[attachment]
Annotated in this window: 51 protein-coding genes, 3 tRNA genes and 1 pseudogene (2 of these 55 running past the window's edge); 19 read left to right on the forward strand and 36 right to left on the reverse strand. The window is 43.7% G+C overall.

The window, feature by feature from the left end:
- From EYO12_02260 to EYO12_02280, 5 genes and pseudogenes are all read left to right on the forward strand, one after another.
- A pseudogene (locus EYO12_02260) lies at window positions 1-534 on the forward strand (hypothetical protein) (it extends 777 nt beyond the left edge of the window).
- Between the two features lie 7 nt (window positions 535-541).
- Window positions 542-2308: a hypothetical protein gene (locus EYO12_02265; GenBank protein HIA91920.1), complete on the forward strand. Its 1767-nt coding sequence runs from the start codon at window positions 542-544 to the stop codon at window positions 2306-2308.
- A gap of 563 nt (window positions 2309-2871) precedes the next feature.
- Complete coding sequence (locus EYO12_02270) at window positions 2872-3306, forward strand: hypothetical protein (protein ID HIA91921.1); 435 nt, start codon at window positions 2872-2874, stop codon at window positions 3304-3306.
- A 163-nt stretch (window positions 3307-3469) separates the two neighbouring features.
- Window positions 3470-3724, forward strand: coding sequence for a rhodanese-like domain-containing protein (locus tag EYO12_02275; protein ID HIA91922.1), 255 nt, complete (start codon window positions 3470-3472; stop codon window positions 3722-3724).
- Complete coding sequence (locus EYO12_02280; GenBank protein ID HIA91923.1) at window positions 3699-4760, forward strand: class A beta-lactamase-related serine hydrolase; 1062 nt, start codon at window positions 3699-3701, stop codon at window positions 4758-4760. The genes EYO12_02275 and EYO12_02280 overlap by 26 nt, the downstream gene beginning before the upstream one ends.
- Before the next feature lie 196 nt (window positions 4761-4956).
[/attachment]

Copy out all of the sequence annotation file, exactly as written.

Annotated in this window: 51 protein-coding genes, 3 tRNA genes and 1 pseudogene (2 of these 55 running past the window's edge); 19 read left to right on the forward strand and 36 right to left on the reverse strand. The window is 43.7% G+C overall.

The window, feature by feature from the left end:
- From EYO12_02260 to EYO12_02280, 5 genes and pseudogenes are all read left to right on the forward strand, one after another.
- A pseudogene (locus EYO12_02260) lies at window positions 1-534 on the forward strand (hypothetical protein) (it extends 777 nt beyond the left edge of the window).
- Between the two features lie 7 nt (window positions 535-541).
- Window positions 542-2308: a hypothetical protein gene (locus EYO12_02265; GenBank protein HIA91920.1), complete on the forward strand. Its 1767-nt coding sequence runs from the start codon at window positions 542-544 to the stop codon at window positions 2306-2308.
- A gap of 563 nt (window positions 2309-2871) precedes the next feature.
- Complete coding sequence (locus EYO12_02270) at window positions 2872-3306, forward strand: hypothetical protein (protein ID HIA91921.1); 435 nt, start codon at window positions 2872-2874, stop codon at window positions 3304-3306.
- A 163-nt stretch (window positions 3307-3469) separates the two neighbouring features.
- Window positions 3470-3724, forward strand: coding sequence for a rhodanese-like domain-containing protein (locus tag EYO12_02275; protein ID HIA91922.1), 255 nt, complete (start codon window positions 3470-3472; stop codon window positions 3722-3724).
- Complete coding sequence (locus EYO12_02280; GenBank protein ID HIA91923.1) at window positions 3699-4760, forward strand: class A beta-lactamase-related serine hydrolase; 1062 nt, start codon at window positions 3699-3701, stop codon at window positions 4758-4760. The genes EYO12_02275 and EYO12_02280 overlap by 26 nt, the downstream gene beginning before the upstream one ends.
- Before the next feature lie 196 nt (window positions 4761-4956).